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Why kids get a lower dose of the COVID-19 vaccine than adults

It isn’t because they are smaller. It’s because of immune system maturity.

Why do younger kids get a lower dose of the COVID-19 vaccine than adults?

It actually doesn’t have to do with size or weight but the maturity of your immune system. According to an immunologist at West Virginia University, just like learning to walk and talk, your immune system has to learn how to do its job. That's why when they do clinical trials they test different doses on different age groups to see how well it does with immune systems at various stages of development.

In the beginning, most of your immune protection comes from your mom. She passes her antibodies to you from breast milk and the placenta. When babies start to get vaccines their immune system starts making antibodies of their own. Babies will also create antibodies as they are exposed to more viruses naturally.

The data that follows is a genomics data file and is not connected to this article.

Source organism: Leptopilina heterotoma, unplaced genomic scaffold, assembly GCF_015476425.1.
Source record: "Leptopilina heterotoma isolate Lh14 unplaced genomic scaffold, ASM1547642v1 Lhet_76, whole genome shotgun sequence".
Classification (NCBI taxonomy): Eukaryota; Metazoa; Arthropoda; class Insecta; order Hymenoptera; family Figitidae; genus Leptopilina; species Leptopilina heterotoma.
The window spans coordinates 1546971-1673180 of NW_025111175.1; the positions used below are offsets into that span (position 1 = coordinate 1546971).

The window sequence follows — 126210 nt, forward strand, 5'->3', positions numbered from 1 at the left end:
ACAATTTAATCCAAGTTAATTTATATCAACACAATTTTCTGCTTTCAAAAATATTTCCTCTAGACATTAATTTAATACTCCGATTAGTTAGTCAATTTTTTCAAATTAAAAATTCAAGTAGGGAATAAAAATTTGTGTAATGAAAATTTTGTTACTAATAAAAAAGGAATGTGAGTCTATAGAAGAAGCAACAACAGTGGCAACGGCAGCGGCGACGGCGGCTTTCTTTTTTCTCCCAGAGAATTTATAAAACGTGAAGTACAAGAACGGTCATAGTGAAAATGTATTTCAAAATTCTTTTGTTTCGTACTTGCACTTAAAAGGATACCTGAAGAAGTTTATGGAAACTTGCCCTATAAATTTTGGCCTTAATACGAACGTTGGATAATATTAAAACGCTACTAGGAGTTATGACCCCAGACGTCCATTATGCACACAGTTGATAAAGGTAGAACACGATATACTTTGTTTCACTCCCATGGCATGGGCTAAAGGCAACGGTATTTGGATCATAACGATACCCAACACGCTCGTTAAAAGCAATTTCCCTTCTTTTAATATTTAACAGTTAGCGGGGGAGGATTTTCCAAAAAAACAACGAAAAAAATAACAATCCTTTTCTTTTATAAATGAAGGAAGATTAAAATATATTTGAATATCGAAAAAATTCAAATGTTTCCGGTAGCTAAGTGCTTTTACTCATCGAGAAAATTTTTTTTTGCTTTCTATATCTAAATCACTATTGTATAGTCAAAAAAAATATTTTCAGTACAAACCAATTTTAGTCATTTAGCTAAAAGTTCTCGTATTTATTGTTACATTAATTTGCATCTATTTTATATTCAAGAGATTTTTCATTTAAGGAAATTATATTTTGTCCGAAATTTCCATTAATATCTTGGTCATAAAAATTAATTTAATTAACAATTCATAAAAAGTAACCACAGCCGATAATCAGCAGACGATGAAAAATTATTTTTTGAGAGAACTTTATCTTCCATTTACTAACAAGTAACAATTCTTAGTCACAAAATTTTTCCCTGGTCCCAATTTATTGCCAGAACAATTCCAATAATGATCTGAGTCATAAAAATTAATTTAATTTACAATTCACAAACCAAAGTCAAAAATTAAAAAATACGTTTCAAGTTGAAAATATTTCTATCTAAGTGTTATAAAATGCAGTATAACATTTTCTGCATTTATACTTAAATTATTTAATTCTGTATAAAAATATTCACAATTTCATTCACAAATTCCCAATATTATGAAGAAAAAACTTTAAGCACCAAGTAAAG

RELATED: LIST: Where to get COVID vaccines for 5 to 11-year-old children in the Houston area

But according to the immunologist, vaccines are the safer way for an immune system to create antibodies. It's like putting a baby gate in front of stairs when a baby is learning to walk.

RELATED: Why COVID-19 vaccines are stronger than natural immunity

And just like walking and talking, a child’s immune system is better at learning different skills at different times. Almost like the child itself, an immune system can be forgetful or not listen when it is taught certain viral lessons. That is why there is a vaccine schedule for children. 

For the COVID-19 Pfizer vaccine, researchers found the immune system in kids ages five to 11 was able to remember and produce antibodies against coronavirus with one-third the dose adults get.